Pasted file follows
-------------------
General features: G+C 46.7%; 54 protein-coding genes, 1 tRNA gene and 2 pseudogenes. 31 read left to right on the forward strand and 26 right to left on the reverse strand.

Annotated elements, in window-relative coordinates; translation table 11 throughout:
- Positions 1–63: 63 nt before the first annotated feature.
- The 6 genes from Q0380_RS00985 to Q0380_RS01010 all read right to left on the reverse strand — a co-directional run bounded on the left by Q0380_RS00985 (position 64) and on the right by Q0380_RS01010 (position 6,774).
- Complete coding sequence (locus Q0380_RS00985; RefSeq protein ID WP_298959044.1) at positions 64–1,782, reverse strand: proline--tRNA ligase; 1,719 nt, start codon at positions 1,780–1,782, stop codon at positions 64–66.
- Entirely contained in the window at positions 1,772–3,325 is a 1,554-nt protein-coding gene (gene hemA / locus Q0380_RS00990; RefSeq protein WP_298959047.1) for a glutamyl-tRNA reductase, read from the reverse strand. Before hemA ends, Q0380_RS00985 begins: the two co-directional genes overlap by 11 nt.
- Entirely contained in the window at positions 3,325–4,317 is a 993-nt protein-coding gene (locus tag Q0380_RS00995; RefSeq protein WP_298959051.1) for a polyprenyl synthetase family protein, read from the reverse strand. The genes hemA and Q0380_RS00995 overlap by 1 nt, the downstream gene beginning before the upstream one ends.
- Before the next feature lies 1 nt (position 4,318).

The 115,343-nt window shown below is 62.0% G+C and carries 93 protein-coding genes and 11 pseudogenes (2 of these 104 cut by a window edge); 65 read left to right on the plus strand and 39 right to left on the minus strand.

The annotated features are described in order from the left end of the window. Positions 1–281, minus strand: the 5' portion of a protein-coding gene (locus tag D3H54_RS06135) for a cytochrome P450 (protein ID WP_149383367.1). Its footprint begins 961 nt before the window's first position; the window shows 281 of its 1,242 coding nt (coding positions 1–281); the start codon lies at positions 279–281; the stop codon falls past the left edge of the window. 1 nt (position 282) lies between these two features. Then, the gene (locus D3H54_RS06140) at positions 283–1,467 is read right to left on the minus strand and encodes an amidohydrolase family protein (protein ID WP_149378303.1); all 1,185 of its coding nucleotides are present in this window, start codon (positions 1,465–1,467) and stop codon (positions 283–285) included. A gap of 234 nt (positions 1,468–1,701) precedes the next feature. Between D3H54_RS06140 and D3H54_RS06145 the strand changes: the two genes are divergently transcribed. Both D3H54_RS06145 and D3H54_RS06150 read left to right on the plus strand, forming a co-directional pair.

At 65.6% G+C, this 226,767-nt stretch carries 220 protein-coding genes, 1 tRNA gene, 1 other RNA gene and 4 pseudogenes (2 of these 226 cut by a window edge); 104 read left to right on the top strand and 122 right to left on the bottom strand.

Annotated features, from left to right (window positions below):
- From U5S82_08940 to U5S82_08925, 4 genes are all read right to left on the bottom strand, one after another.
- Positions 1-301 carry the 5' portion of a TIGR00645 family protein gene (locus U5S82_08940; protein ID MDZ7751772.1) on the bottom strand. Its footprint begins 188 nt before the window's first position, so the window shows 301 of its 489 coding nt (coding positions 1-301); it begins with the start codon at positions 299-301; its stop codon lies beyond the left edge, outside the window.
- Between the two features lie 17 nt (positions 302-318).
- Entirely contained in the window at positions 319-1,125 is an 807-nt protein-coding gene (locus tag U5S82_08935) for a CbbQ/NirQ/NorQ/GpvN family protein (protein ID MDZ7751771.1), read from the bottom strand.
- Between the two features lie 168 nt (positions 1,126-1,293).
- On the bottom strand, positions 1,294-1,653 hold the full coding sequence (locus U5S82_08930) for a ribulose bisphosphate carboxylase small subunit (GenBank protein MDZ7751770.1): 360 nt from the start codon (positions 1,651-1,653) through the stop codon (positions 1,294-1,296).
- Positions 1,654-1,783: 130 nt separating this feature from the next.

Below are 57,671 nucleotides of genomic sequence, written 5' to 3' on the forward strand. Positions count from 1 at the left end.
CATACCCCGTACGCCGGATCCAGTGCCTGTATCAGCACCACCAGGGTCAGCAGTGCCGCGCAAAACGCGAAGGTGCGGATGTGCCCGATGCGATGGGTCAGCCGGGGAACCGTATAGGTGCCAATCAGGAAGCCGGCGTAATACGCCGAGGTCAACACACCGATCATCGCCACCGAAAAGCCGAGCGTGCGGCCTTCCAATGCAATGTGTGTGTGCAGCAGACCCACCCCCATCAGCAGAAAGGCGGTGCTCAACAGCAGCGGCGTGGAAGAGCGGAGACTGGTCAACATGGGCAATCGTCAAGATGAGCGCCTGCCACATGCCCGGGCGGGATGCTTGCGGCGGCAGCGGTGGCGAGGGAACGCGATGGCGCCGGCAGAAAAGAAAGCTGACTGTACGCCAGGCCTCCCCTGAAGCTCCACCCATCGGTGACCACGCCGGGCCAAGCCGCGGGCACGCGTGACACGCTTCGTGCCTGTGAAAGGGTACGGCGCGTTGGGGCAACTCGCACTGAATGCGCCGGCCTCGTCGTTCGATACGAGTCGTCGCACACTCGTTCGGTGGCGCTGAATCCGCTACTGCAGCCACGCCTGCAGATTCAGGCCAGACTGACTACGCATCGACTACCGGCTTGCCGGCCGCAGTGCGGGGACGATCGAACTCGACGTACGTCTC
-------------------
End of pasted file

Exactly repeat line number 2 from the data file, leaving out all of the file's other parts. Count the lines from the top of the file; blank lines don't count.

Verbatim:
Annotated elements, in window-relative coordinates; translation table 11 throughout: